Looking ahead, if these trends continue, the financing outlook for 2023 and beyond will likely be dependent on fulfillment of pledges to the Global Fund for the 2023-2025 replenishment period, which was the highest ever and included significant increases from many donors. Notably, for the first time in many years, the U.S. increased its Global Fund pledged commitment to US$6 billion over 3 years (US$2 billion/year), or a more than US$400 million increase per year.11 This resulted in a US$2 billion appropriation by the U.S. Congress for the Global Fund in 2023. However, the extent to which this full amount can be provided will depend on funding from other donors, as the U.S. is required by law not to exceed 33% of total contributions to the Global Fund from all sources. As such, future U.S. funding commitments to the Global Fund could be reduced. These trends and questions moving forward, combined with continued stresses on domestic government budgets, create an uncertain future.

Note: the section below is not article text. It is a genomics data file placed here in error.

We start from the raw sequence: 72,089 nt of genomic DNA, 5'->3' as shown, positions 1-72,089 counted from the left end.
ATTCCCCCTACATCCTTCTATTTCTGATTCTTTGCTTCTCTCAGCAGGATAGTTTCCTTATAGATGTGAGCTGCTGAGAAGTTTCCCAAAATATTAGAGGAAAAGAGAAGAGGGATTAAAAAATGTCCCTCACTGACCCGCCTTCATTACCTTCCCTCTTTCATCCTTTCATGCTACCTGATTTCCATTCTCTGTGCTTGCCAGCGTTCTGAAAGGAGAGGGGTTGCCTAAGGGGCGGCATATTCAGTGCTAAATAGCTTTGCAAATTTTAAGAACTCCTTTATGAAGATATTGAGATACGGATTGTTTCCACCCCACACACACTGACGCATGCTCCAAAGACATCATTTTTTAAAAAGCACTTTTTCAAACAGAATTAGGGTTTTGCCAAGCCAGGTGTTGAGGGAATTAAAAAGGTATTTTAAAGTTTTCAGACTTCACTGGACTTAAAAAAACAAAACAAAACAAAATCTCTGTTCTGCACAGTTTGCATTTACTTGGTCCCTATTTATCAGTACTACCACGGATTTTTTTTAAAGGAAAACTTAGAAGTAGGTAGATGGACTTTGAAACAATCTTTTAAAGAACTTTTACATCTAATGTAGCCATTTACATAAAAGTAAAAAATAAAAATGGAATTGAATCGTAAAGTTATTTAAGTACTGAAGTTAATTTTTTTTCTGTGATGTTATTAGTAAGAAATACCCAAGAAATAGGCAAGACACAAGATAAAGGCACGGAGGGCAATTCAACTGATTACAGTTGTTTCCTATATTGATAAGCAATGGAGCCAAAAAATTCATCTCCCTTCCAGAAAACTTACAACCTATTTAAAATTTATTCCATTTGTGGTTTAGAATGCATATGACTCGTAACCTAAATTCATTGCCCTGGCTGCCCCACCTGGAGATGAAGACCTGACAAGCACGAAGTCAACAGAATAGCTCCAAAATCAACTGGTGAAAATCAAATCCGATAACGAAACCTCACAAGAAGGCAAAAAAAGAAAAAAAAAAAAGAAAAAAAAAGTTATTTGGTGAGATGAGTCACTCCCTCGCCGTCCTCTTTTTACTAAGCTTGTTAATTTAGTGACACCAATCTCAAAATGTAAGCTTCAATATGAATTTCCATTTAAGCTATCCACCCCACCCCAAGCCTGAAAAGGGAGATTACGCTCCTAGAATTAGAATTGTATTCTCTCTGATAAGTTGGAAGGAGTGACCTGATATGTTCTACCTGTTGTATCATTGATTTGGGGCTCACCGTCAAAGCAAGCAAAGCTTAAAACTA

Key Findings Methodology